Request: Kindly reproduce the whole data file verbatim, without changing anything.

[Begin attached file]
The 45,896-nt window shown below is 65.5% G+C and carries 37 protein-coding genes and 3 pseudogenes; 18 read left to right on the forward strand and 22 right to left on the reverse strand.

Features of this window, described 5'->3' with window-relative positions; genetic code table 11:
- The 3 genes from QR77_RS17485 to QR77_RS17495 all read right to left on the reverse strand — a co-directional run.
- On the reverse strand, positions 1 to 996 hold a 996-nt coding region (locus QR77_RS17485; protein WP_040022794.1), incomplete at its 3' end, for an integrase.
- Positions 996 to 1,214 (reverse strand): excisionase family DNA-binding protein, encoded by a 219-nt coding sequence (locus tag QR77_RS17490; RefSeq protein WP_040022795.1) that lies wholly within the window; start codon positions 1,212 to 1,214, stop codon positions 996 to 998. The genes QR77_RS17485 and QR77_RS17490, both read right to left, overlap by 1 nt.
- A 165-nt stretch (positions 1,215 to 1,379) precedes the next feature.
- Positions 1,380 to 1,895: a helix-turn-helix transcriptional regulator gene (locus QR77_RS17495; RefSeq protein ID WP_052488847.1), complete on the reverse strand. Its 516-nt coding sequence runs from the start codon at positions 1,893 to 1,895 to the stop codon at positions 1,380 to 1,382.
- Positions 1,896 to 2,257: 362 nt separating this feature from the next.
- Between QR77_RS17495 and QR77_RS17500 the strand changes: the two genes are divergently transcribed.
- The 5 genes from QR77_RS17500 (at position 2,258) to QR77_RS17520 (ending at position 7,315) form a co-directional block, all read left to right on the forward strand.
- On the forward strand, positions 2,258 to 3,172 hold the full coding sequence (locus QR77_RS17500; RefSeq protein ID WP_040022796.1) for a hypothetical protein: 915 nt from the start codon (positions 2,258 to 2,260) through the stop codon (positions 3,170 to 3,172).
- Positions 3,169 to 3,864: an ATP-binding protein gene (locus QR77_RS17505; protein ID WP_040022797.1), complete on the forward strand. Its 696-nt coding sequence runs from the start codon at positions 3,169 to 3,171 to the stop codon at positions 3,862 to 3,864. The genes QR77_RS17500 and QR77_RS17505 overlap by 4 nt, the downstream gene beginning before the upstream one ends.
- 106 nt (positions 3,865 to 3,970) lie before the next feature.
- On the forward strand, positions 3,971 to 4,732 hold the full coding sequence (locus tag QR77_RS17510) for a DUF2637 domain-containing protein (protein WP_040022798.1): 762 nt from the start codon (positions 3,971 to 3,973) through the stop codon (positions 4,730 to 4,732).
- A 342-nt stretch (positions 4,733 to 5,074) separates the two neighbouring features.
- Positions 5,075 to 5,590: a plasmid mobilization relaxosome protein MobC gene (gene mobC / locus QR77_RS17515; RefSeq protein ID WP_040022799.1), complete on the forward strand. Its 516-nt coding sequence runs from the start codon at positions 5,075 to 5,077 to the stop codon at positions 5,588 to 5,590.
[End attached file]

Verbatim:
The 45,896-nt window shown below is 65.5% G+C and carries 37 protein-coding genes and 3 pseudogenes; 18 read left to right on the forward strand and 22 right to left on the reverse strand.

Features of this window, described 5'->3' with window-relative positions; genetic code table 11:
- The 3 genes from QR77_RS17485 to QR77_RS17495 all read right to left on the reverse strand — a co-directional run.
- On the reverse strand, positions 1 to 996 hold a 996-nt coding region (locus QR77_RS17485; protein WP_040022794.1), incomplete at its 3' end, for an integrase.
- Positions 996 to 1,214 (reverse strand): excisionase family DNA-binding protein, encoded by a 219-nt coding sequence (locus tag QR77_RS17490; RefSeq protein WP_040022795.1) that lies wholly within the window; start codon positions 1,212 to 1,214, stop codon positions 996 to 998. The genes QR77_RS17485 and QR77_RS17490, both read right to left, overlap by 1 nt.
- A 165-nt stretch (positions 1,215 to 1,379) precedes the next feature.
- Positions 1,380 to 1,895: a helix-turn-helix transcriptional regulator gene (locus QR77_RS17495; RefSeq protein ID WP_052488847.1), complete on the reverse strand. Its 516-nt coding sequence runs from the start codon at positions 1,893 to 1,895 to the stop codon at positions 1,380 to 1,382.
- Positions 1,896 to 2,257: 362 nt separating this feature from the next.
- Between QR77_RS17495 and QR77_RS17500 the strand changes: the two genes are divergently transcribed.
- The 5 genes from QR77_RS17500 (at position 2,258) to QR77_RS17520 (ending at position 7,315) form a co-directional block, all read left to right on the forward strand.
- On the forward strand, positions 2,258 to 3,172 hold the full coding sequence (locus QR77_RS17500; RefSeq protein ID WP_040022796.1) for a hypothetical protein: 915 nt from the start codon (positions 2,258 to 2,260) through the stop codon (positions 3,170 to 3,172).
- Positions 3,169 to 3,864: an ATP-binding protein gene (locus QR77_RS17505; protein ID WP_040022797.1), complete on the forward strand. Its 696-nt coding sequence runs from the start codon at positions 3,169 to 3,171 to the stop codon at positions 3,862 to 3,864. The genes QR77_RS17500 and QR77_RS17505 overlap by 4 nt, the downstream gene beginning before the upstream one ends.
- 106 nt (positions 3,865 to 3,970) lie before the next feature.
- On the forward strand, positions 3,971 to 4,732 hold the full coding sequence (locus tag QR77_RS17510) for a DUF2637 domain-containing protein (protein WP_040022798.1): 762 nt from the start codon (positions 3,971 to 3,973) through the stop codon (positions 4,730 to 4,732).
- A 342-nt stretch (positions 4,733 to 5,074) separates the two neighbouring features.
- Positions 5,075 to 5,590: a plasmid mobilization relaxosome protein MobC gene (gene mobC / locus QR77_RS17515; RefSeq protein ID WP_040022799.1), complete on the forward strand. Its 516-nt coding sequence runs from the start codon at positions 5,075 to 5,077 to the stop codon at positions 5,588 to 5,590.